- At $15-20M in revenue for tech companies
- At $8-12M for manufacturing companies
What are some of the key steps in setting up your accounting system?
First Step: Set up your chart of accounts. It should be tailored to your business and offer a better view into P&L on the cost of goods sold vs. expenses. Set it up to categorize items as necessary for internal performance and tax purposes.
Step 2: Integrate bank accounts and credit cards. You want all transactional activity to flow directly into the system. Bank and credit card feeds will automatically sync with your GL data.
Step 3: Integrate billing and invoicing systems. If you are not billing directly from the system, you want direct integrations to make sure every invoice that goes out is attached to its transaction.
Step 4: Map uncategorized transactions to your chart of accounts. Map historical data to the new chart of accounts so that it will be accurate when imported. Bank and credit card transaction data should be imported when it’s linked and may need to be categorized.
Step 5: Establish a cadence for inputting, categorizing, and month-end close. Inputting bills and categorizing transactions can be done weekly or monthly but establishing and sticking to a regular cadence will drive consistency. Establishing a month-end closing process is important so that you can close your books and limit retroactive changes. You want to limit alterations of historical information as they materially diminish the value of your financial reporting efficacy. It's all a part of good accounting hygiene!
How do you establish a chart of accounts?
The goal is consistency. A chart of accounts should be used to enable consistency of data and comparability of your financial statements over time. Ensure that as you establish your chart of accounts, you cover all key drivers of your business - full list below.
Begin with an expansive list and then drill down to a concise chart of accounts that suits your business needs:
- Cash/Cash Equivalents (Checking, Savings, Money Market, Liquid Investments,)
- Accounts Receivable (Trade AR, Allowance for Doubtful Accounts)
- Other Current Assets (Prepaid Expenses)
- Non-Current Assets (Property, Plant, & Equipment, Notes Receivable, Intangibles)
- Current Liabilities (Accounts Payable, Credit Cards, Accrued Expenses, Short-Term Deferred Revenue)
- Non-Current Liabilities (Notes Payable, Convertible Notes, Long-Term Deferred Revenue)
- Equity (Common Stock, Preferred Stock, Options, Retained Earnings)
- Cost of Goods Sold
- Operating Expenses (G&A, Sales & Marketing, R&D, Other)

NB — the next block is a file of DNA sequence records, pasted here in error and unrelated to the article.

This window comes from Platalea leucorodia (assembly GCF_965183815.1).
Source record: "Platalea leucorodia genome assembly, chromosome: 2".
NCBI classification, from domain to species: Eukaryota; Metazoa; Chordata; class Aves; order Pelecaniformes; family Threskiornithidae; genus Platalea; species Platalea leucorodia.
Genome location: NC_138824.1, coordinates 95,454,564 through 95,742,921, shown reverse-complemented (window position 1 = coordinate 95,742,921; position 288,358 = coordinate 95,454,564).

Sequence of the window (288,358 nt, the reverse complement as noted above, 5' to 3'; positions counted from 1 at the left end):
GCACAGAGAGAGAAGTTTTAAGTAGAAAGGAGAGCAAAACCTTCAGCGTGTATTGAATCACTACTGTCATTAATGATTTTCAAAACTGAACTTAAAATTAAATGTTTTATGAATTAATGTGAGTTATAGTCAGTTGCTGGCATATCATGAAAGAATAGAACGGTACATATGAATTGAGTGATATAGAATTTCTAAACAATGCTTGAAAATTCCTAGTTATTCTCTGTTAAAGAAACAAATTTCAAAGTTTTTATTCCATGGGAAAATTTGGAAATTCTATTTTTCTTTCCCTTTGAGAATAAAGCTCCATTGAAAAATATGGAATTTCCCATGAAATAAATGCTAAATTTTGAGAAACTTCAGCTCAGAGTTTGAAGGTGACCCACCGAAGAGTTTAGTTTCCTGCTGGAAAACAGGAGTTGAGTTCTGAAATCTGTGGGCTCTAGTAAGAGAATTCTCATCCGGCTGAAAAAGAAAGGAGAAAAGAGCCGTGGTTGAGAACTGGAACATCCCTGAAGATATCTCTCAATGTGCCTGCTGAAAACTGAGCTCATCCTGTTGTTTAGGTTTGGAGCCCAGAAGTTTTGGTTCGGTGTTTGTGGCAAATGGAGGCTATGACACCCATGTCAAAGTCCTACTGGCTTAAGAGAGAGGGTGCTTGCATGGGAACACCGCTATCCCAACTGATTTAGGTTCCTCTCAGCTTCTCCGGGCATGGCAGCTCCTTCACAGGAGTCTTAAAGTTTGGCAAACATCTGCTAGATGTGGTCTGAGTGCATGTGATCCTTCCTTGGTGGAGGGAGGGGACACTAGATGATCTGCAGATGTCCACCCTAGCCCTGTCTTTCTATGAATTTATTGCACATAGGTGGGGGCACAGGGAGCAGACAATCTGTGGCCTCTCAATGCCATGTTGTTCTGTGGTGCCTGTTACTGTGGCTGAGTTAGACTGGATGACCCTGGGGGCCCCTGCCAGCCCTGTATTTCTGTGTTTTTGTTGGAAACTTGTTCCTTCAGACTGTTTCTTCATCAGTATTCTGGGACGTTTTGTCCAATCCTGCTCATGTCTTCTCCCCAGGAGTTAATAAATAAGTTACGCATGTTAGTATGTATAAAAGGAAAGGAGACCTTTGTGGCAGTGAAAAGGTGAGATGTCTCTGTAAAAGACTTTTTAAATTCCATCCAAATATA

- Other Income & Expenses (Interest, Depreciation, etc.)
Account numbering is fairly standard in accounting, but naming conventions may vary. Naming of accounts will depend upon your company’s specifics (e.g., various income line items refer to particular service offerings). Numbering conventions are generally constructed this way:
- 10000 – Assets
- 20000 – Liabilities
- 30000 – Equity
- 40000 – Income
- 50000 – COGS
- 60000 – OpEx
- 70000 – Other
How do you categorize and attribute revenue and cost of goods sold?
If you have multiple service offerings/revenue drivers, categorize them separately. For example, in a contract with implementation, warranty, and service components, recognize each independently so that you can match them with costs of goods sold in order to track margins and true recurring revenue. Ideally, you should also spell out separate revenue drivers in the customer contract.
Think about your future state of how your services will be structured. Set up your chart of accounts for future state instead of building the plane while you fly it. You want your financial reporting to articulate the drivers of profitability within your current offerings as you think about future offerings.
Revenue recognition based on customer contracts is governed by ASC606, and is subject to:
- Identifying the performance obligations in the contract
- Determining the transaction price in order to service the performance obligations
How should you think about revenue recognition?
In accrual accounting, match revenue to the period in which the service was rendered. Revenue from annual contracts is recognized on a monthly pro-rata basis. So, if you’re paid upfront for a year-long contract, recognize 1/12th of the total amount each month. Similarly, if you incur an expense that spans multiple time periods (months or years), you may need to record a prepaid expense and recognize the expense during the period in which the expense is incurred.
How should you think about inventory?
Recognize revenue when the product is sold. Depending on your contract, the sale can occur when you transfer goods from you to a carrier, or when a carrier delivers it to your customer (FOB Shipping Point vs FOB Destination).
First-in-first-out is the gold standard. Accrual accounting allows for First-in-First-Out, Last-in-First-Out, or a weighted average cost methods for inventory accounting. FIFO is particularly preferred with inventory that has a useful life. If you are not able to offload aged inventory, and will need to write it off.
What kind of forward-looking model should you build, and how should you update it with actuals?